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Climate Change

Florida Guv, a Fair-Weather Friend of Rail, Backs Out of Climate Fight

Florida Gov. Charlie Crist (R), facing a challenge from the right as he stumps for a U.S. Senate seat, is shedding his already shaky environmental credibility as fast as he can.

Charlie_Crist_cropped.jpgFlorida Gov. Charlie Crist (R) (Photo: Sun-Sentinel)

Crist's administration is scrapping efforts to combat climate change and won't be joining a regional carbon cap-and-trade partnership organized by several northeastern states, according to documents released today by the watchdog group Public Employees for Environmental Responsibility (PEER).

In a sense, Crist's shift from green crusader to climate action slow-walker was previewed by his handling of Florida's popular but cash-strapped Tri-Rail commuter network.

Tri-Rail has long sought a dedicated funding source to continue its expansion, most likely through a $2 per day tax on rental cars that would also help fund a SunRail commuter system in the Orlando area.

Crist waxed positive about SunRail, but local media reports showed him balking on the rental-car tax -- which died earlier this year in the state senate.

Two local advocacy groups, Safety As Floridians Expect and Citizens for Improved Transit, are working on reviving the tax, but it's hard to see Crist supporting direct funding for Tri-Rail even as he backs away from climate change as a broader issue.

Meanwhile, Crist's choice to warm the Florida Senate seat until the 2010 election faces a similar dilemma of his own. George LeMieux, a longtime Crist counselor, will head to Washington this month with a decent record of environmental stewardship but a heap of pressure to reverse his position.

Just listen to LeMieux talk longingly about the potential of a statewide Florida rail system in May:

“Imagine, if you will, if you wanted to go to Miami to a Heat game ordo business or go to court, that you could get on a train right here andgo to downtown Miami, or if you wanted to go to [shopping malls] inWest Palm,” LeMieux said. “Central Florida was in many ways the kind ofprecursor for [what many want] to do in South Florida.”

“It really could change the way we live and work,” he said.Ultimately – “this is really dreaming” – a North-South railroad couldlead to east-west spurs along Interstate 595, plus northern Broward andtwo or three in Miami-Dade County.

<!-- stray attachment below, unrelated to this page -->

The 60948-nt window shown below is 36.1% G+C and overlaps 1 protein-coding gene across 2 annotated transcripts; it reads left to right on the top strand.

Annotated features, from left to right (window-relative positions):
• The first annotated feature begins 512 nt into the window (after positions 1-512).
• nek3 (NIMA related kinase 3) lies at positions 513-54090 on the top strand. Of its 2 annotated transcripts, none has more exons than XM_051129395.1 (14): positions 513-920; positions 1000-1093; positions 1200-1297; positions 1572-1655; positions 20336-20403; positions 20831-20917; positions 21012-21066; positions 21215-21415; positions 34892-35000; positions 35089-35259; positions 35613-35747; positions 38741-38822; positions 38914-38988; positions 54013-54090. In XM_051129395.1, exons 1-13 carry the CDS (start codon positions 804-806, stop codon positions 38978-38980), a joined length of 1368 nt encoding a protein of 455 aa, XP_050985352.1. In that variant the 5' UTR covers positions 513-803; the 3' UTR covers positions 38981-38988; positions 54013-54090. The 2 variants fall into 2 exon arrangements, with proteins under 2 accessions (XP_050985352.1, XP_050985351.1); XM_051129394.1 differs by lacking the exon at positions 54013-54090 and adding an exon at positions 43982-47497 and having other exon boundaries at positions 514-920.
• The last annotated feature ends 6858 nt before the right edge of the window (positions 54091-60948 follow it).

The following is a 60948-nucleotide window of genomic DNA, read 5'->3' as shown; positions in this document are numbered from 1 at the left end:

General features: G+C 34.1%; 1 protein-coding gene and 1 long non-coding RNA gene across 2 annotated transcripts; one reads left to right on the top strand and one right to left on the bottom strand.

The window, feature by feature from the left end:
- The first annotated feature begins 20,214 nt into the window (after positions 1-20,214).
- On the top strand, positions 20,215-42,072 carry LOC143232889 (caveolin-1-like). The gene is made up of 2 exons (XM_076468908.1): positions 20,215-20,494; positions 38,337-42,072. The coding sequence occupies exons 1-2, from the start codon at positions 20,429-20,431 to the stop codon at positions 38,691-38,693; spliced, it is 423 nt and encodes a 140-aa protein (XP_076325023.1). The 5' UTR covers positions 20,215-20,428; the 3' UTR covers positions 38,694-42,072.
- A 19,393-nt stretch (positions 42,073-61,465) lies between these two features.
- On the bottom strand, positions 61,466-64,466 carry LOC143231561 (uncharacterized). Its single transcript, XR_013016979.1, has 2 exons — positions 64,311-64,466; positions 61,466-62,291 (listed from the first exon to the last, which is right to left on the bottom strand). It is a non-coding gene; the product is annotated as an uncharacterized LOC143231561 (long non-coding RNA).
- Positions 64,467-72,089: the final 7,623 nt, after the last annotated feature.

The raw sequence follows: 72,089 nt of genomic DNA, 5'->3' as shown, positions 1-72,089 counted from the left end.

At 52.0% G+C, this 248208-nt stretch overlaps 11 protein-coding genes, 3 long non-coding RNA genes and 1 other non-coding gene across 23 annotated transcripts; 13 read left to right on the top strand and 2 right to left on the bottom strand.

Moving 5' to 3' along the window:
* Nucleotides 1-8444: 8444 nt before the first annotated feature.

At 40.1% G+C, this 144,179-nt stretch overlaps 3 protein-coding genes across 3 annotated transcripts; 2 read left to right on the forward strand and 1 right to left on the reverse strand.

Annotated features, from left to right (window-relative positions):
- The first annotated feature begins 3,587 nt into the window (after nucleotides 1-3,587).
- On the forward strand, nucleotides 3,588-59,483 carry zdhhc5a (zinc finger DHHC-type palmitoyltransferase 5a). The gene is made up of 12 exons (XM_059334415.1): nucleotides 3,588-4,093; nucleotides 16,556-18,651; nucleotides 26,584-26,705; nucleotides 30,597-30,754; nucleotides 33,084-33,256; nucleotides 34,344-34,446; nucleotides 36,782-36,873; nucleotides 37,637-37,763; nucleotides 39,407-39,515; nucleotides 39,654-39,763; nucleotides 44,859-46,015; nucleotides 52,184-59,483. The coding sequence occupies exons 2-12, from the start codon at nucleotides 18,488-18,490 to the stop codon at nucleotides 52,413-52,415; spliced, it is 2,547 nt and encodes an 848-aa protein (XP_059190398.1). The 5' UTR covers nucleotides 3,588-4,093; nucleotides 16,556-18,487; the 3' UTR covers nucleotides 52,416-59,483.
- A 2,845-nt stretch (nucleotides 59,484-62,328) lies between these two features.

“One can dream. That would be a much better way of us getting aroundin South Florida than all of us getting on 95 or the turnpike,” he said.

Late Update: The Florida Department of Environmental Protection (DEP) has just released a statement calling PEER's information [PDF] -- obtained through Maryland's environment department -- "inaccurate." While declining to commit to action on a state cap-and-trade climate rule in the forthcoming legislative session, Florida DEP Secretary Michael W. Sole said that no decision has been made.

From Sole's statement:

Itis unfortunate that a quote was taken out of context and distributed by theState of Maryland as an “official” announcement of Florida’sintentions.

Currently,Florida’s rulemaking efforts are continuing, however, it is unclear as towhether DEP= will be prepared to present afinal rule to the 2010 Legislature.  As noted in current law, there aremany factors that must be evaluated prior to submittal and the 2010 timeline isthe soonest that we would be able to submit. 

DEP is actively following the federal debate and assessingits potential impacts on Florida. Florida’s cap-and-trade rulemaking willcontinue its work with stakeholders and identify policy initiatives thatFlorida may wish to advocate for at the state and national level.

It is important to note, that no final decisions onrecommendations have been made. All policy options are still underconsideration including the decision of whether to join a regional initiativeeither as a member or an observer. However, the decision of whether to join a regionalinitiative, such as RGGI [the northeastern states' group], will ultimately rest with the FloridaLegislature.

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